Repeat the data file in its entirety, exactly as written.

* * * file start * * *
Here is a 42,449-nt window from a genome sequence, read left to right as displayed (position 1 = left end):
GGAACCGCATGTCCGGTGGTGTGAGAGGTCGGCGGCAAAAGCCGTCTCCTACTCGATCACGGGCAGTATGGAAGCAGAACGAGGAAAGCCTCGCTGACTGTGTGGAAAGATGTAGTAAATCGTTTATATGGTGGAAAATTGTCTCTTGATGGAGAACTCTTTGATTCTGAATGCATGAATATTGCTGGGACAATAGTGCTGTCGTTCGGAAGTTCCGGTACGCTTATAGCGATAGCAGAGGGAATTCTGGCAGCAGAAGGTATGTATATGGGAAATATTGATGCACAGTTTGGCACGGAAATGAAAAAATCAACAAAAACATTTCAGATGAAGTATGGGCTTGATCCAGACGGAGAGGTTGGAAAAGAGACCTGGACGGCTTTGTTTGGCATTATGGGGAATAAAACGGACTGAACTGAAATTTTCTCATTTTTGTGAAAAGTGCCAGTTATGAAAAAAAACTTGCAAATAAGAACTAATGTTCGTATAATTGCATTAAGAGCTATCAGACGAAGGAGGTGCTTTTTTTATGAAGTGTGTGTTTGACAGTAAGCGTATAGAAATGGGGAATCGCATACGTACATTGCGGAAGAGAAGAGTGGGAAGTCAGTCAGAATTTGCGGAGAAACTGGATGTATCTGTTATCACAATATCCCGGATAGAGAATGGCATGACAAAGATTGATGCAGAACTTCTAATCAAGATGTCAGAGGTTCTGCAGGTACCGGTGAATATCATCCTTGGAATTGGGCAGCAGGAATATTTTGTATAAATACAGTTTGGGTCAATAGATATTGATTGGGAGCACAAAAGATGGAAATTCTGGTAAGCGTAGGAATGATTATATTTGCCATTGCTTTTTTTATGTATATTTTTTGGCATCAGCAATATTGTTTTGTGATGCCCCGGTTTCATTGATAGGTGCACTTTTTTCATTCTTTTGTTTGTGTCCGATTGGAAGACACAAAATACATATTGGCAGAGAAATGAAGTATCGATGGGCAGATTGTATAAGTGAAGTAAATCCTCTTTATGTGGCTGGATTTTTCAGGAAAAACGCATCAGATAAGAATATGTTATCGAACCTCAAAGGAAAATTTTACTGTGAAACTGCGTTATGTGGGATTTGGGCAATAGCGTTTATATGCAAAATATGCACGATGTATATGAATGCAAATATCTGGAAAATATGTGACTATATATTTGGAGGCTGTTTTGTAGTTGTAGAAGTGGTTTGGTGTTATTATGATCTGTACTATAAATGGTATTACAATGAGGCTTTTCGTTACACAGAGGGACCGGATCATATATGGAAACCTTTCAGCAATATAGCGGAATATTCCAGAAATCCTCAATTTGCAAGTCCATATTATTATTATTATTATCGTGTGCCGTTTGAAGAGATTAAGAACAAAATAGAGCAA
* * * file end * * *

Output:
Here is a 42,449-nt window from a genome sequence, read left to right as displayed (position 1 = left end):
GGAACCGCATGTCCGGTGGTGTGAGAGGTCGGCGGCAAAAGCCGTCTCCTACTCGATCACGGGCAGTATGGAAGCAGAACGAGGAAAGCCTCGCTGACTGTGTGGAAAGATGTAGTAAATCGTTTATATGGTGGAAAATTGTCTCTTGATGGAGAACTCTTTGATTCTGAATGCATGAATATTGCTGGGACAATAGTGCTGTCGTTCGGAAGTTCCGGTACGCTTATAGCGATAGCAGAGGGAATTCTGGCAGCAGAAGGTATGTATATGGGAAATATTGATGCACAGTTTGGCACGGAAATGAAAAAATCAACAAAAACATTTCAGATGAAGTATGGGCTTGATCCAGACGGAGAGGTTGGAAAAGAGACCTGGACGGCTTTGTTTGGCATTATGGGGAATAAAACGGACTGAACTGAAATTTTCTCATTTTTGTGAAAAGTGCCAGTTATGAAAAAAAACTTGCAAATAAGAACTAATGTTCGTATAATTGCATTAAGAGCTATCAGACGAAGGAGGTGCTTTTTTTATGAAGTGTGTGTTTGACAGTAAGCGTATAGAAATGGGGAATCGCATACGTACATTGCGGAAGAGAAGAGTGGGAAGTCAGTCAGAATTTGCGGAGAAACTGGATGTATCTGTTATCACAATATCCCGGATAGAGAATGGCATGACAAAGATTGATGCAGAACTTCTAATCAAGATGTCAGAGGTTCTGCAGGTACCGGTGAATATCATCCTTGGAATTGGGCAGCAGGAATATTTTGTATAAATACAGTTTGGGTCAATAGATATTGATTGGGAGCACAAAAGATGGAAATTCTGGTAAGCGTAGGAATGATTATATTTGCCATTGCTTTTTTTATGTATATTTTTTGGCATCAGCAATATTGTTTTGTGATGCCCCGGTTTCATTGATAGGTGCACTTTTTTCATTCTTTTGTTTGTGTCCGATTGGAAGACACAAAATACATATTGGCAGAGAAATGAAGTATCGATGGGCAGATTGTATAAGTGAAGTAAATCCTCTTTATGTGGCTGGATTTTTCAGGAAAAACGCATCAGATAAGAATATGTTATCGAACCTCAAAGGAAAATTTTACTGTGAAACTGCGTTATGTGGGATTTGGGCAATAGCGTTTATATGCAAAATATGCACGATGTATATGAATGCAAATATCTGGAAAATATGTGACTATATATTTGGAGGCTGTTTTGTAGTTGTAGAAGTGGTTTGGTGTTATTATGATCTGTACTATAAATGGTATTACAATGAGGCTTTTCGTTACACAGAGGGACCGGATCATATATGGAAACCTTTCAGCAATATAGCGGAATATTCCAGAAATCCTCAATTTGCAAGTCCATATTATTATTATTATTATCGTGTGCCGTTTGAAGAGATTAAGAACAAAATAGAGCAA